From GHR
Hemophilia is a bleeding disorder that slows the blood clotting process. People with this condition experience prolonged bleeding or oozing following an injury, surgery, or having a tooth pulled. In severe cases of hemophilia, continuous bleeding occurs after minor trauma or even in the absence of injury (spontaneous bleeding). Serious complications can result from bleeding into the joints, muscles, brain, or other internal organs. Milder forms of hemophilia do not necessarily involve spontaneous bleeding, and the condition may not become apparent until abnormal bleeding occurs following surgery or a serious injury.The major types of this condition are hemophilia A (also known as classic hemophilia or factor VIII deficiency) and hemophilia B (also known as Christmas disease or factor IX deficiency). Although the two types have very similar signs and symptoms, they are caused by mutations in different genes. People with an unusual form of hemophilia B, known as hemophilia B Leyden, experience episodes of excessive bleeding in childhood but have few bleeding problems after puberty.  https://ghr.nlm.nih.gov/condition/hemophilia

Clinical features

Joint hemorrhage
MedGen UID:
5479
Concept ID:
C0018924
Pathologic Function
Bleeding into the joints. It may arise from trauma or spontaneously in patients with hemophilia.
Petechiae
MedGen UID:
10680
Concept ID:
C0031256
Disease or Syndrome
A group of small reddish or purplish spots in skin or mucous membrane as a result of localized hemorrhage.
Purpura
MedGen UID:
19584
Concept ID:
C0034150
Disease or Syndrome
A small blood vessel hemorrhage into the skin and/or mucous membranes. Newer lesions appear reddish in color. Older lesions are usually a darker purple color and eventually become a brownish-yellow color.
Bruising susceptibility
MedGen UID:
140849
Concept ID:
C0423798
Finding
An ecchymosis (bruise) refers to the skin discoloration caused by the escape of blood into the tissues from ruptured blood vessels. This term refers to an abnormally increased susceptibility to bruising. The corresponding phenotypic abnormality is generally elicited on medical history as a report of frequent ecchymoses or bruising without adequate trauma.
Joint hemorrhage
MedGen UID:
5479
Concept ID:
C0018924
Pathologic Function
Bleeding into the joints. It may arise from trauma or spontaneously in patients with hemophilia.
Petechiae
MedGen UID:
10680
Concept ID:
C0031256
Disease or Syndrome
A group of small reddish or purplish spots in skin or mucous membrane as a result of localized hemorrhage.
Purpura
MedGen UID:
19584
Concept ID:
C0034150
Disease or Syndrome
A small blood vessel hemorrhage into the skin and/or mucous membranes. Newer lesions appear reddish in color. Older lesions are usually a darker purple color and eventually become a brownish-yellow color.
Prolonged partial thromboplastin time
MedGen UID:
66815
Concept ID:
C0240671
Finding
An abnormal laboratory test result in which the partial thromboplastin time is found to be greater than the control value. As a possible indicator of coagulopathy, a prolonged partial thromboplastin time (PTT) may occur in a variety of diseases and disorders, both primary and related to treatment.
Bruising susceptibility
MedGen UID:
140849
Concept ID:
C0423798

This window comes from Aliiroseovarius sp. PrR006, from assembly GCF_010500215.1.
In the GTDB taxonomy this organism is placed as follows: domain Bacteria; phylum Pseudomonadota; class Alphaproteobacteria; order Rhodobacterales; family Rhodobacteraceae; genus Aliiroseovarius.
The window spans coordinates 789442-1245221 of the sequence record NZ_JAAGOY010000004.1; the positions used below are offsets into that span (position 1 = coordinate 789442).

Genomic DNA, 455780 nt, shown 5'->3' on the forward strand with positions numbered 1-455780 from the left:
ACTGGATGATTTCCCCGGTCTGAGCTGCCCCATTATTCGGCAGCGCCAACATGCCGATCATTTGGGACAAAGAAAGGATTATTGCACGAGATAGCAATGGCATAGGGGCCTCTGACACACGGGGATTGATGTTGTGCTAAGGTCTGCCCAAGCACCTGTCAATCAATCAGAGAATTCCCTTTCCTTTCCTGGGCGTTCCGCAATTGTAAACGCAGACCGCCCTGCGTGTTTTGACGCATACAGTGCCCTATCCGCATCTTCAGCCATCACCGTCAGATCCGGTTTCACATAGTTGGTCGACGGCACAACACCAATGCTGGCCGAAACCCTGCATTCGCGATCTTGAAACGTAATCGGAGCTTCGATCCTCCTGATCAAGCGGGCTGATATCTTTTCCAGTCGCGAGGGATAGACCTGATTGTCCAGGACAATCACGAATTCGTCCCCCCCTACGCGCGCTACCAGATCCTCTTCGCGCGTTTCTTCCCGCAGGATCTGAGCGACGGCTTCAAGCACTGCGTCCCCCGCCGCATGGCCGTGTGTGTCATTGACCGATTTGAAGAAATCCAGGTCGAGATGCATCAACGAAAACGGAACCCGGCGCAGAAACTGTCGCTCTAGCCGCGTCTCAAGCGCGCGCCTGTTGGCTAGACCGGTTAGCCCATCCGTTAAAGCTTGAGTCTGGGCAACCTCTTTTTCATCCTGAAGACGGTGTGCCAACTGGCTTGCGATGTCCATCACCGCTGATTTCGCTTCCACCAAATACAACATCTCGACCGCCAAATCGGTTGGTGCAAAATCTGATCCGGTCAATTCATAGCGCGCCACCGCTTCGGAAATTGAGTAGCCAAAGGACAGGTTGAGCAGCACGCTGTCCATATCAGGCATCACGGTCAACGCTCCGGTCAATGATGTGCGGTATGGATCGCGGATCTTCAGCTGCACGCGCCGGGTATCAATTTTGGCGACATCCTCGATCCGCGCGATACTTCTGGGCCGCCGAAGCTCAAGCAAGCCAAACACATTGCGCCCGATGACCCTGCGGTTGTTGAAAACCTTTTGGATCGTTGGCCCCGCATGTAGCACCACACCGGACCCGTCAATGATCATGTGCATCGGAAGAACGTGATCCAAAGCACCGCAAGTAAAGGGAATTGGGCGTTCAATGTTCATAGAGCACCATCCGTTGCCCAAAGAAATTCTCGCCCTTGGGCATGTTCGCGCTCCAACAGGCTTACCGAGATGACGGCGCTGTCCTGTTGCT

Finding
An ecchymosis (bruise) refers to the skin discoloration caused by the escape of blood into the tissues from ruptured blood vessels. This term refers to an abnormally increased susceptibility to bruising. The corresponding phenotypic abnormality is generally elicited on medical history as a report of frequent ecchymoses or bruising without adequate trauma.
Abnormal bleeding
MedGen UID:
264316
Concept ID:
C1458140
Pathologic Function
A coagulation disorder characterized by a tendency for excessive bleeding.
Persistent bleeding after trauma
MedGen UID:
375403
Concept ID:
C1844374
Finding
Reduced factor VIII activity
MedGen UID:
488140
Concept ID:
C3494187
Disease or Syndrome
Reduced activity of coagulation factor VIII. Factor VIII (fVIII) is a cofactor in the intrinsic clotting cascade that is activated to fVIIIa in the presence of minute quantities of thrombin. fVIIIa acts as a receptor, for factors IXa and X.
Joint hemorrhage
MedGen UID:
5479
Concept ID:
C0018924
Pathologic Function
Bleeding into the joints. It may arise from trauma or spontaneously in patients with hemophilia.
Osteoarthritis susceptibility 1
MedGen UID:
45244
Concept ID:
C0029408
Disease or Syndrome
Osteoarthritis (OA) is a degenerative disease of the joints characterized by degradation of the hyaline articular cartilage and remodeling of the subchondral bone with sclerosis (Meulenbelt et al., 2006). Clinical problems include pain and joint stiffness often leading to significant disability and joint replacement. Osteoarthritis exhibits a clear predilection for specific joints; it appears most commonly in the hip and knee joints and lumbar and cervical spine, as well as in the distal interphalangeal and the first carpometacarpal (base of thumb) and proximal interphalangeal joints of the hand; however, patients with osteoarthritis may have 1, a few, or all of these sites affected (Stefansson et al., 2003). According to a conservative estimate, greater than 70% of the population of the United States at age 65 years is affected by the disease, reflecting its age dependence. Genetic Heterogeneity of Susceptibility to Osteoarthritis Susceptibility to osteoarthritis has been associated with variation in other genes: OS2 (140600) with variation in the MATN3 gene (602109) on chromosome 2p24; OS3 (607850) with variation in the ASPN gene (608135) on chromosome 9q22; and OS5 (612400) with variation in the GDF5 gene (601146) on chromosome 20q11. Other susceptibility loci for osteoarthritis have been mapped to chromosomes 2q33 (OS4; 610839) and 3p24 (OS6; 612401).
Petechiae
MedGen UID:
10680
Concept ID:
C0031256
Disease or Syndrome
A group of small reddish or purplish spots in skin or mucous membrane as a result of localized hemorrhage.
Purpura
MedGen UID:
19584
Concept ID:
C0034150
Disease or Syndrome
A small blood vessel hemorrhage into the skin and/or mucous membranes. Newer lesions appear reddish in color. Older lesions are usually a darker purple color and eventually become a brownish-yellow color.